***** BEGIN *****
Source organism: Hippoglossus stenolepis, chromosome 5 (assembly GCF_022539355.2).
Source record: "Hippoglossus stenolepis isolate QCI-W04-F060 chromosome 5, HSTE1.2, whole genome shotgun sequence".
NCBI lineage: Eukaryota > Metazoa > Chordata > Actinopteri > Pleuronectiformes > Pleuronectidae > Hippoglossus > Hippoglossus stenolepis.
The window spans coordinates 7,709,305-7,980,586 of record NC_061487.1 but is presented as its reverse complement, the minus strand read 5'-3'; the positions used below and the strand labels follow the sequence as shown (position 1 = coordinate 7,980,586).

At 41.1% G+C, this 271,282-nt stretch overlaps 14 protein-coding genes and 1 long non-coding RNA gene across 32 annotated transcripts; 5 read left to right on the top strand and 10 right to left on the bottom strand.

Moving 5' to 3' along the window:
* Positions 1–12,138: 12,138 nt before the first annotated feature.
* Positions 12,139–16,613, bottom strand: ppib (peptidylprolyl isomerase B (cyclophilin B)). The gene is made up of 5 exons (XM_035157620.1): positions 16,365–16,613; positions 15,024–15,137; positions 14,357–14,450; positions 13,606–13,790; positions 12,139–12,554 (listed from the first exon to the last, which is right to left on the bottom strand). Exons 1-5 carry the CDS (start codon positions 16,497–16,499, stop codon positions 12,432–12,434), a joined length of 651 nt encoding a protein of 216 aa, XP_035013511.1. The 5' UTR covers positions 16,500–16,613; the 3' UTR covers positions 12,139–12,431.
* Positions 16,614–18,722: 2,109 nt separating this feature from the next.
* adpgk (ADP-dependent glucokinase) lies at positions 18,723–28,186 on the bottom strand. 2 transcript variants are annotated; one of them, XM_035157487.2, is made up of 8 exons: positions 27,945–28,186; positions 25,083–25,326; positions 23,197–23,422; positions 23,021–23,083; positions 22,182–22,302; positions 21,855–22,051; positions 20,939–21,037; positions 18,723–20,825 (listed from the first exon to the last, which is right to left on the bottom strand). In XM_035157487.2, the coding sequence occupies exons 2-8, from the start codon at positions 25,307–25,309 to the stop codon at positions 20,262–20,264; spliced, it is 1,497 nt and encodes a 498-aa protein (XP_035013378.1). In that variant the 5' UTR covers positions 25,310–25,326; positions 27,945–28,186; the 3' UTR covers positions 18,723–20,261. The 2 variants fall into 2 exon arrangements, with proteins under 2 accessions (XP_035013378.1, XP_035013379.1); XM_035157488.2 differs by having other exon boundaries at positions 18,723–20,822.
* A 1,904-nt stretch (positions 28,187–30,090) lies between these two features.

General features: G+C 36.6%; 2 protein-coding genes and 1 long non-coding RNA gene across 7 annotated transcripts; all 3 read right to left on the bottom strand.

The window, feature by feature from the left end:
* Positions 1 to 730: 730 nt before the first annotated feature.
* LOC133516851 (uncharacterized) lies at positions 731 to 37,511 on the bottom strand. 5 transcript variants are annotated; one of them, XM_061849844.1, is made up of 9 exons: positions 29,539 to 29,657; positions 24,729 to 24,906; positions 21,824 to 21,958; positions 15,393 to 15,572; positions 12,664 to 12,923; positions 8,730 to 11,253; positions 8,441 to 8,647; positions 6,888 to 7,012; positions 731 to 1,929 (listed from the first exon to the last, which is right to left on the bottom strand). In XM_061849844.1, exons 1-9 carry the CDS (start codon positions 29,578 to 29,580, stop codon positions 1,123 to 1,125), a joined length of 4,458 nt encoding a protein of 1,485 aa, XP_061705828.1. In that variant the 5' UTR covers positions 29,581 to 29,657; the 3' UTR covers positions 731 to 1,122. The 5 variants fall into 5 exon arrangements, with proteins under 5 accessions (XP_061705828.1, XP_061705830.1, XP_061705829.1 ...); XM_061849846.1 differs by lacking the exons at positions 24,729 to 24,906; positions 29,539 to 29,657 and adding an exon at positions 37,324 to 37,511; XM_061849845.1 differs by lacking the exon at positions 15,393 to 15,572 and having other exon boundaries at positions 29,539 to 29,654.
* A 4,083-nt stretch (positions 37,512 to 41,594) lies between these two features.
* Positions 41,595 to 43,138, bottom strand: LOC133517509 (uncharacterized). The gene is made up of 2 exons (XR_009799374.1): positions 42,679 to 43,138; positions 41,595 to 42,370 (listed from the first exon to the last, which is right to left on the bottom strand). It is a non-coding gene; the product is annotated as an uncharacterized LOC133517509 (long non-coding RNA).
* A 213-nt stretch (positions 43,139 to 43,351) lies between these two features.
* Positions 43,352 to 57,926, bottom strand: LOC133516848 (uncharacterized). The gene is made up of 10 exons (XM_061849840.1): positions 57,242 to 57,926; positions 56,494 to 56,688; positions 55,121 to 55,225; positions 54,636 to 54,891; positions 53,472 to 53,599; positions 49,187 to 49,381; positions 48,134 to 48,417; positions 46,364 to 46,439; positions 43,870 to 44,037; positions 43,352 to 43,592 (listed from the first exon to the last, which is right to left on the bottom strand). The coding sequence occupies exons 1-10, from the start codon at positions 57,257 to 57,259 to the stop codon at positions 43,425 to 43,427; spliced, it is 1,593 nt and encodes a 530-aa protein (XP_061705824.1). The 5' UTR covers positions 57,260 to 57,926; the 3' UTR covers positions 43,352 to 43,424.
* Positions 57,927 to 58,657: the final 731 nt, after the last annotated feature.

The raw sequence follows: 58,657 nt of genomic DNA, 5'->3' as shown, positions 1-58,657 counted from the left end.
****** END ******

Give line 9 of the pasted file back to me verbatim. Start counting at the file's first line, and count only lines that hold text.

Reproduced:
* Positions 16,614–18,722: 2,109 nt separating this feature from the next.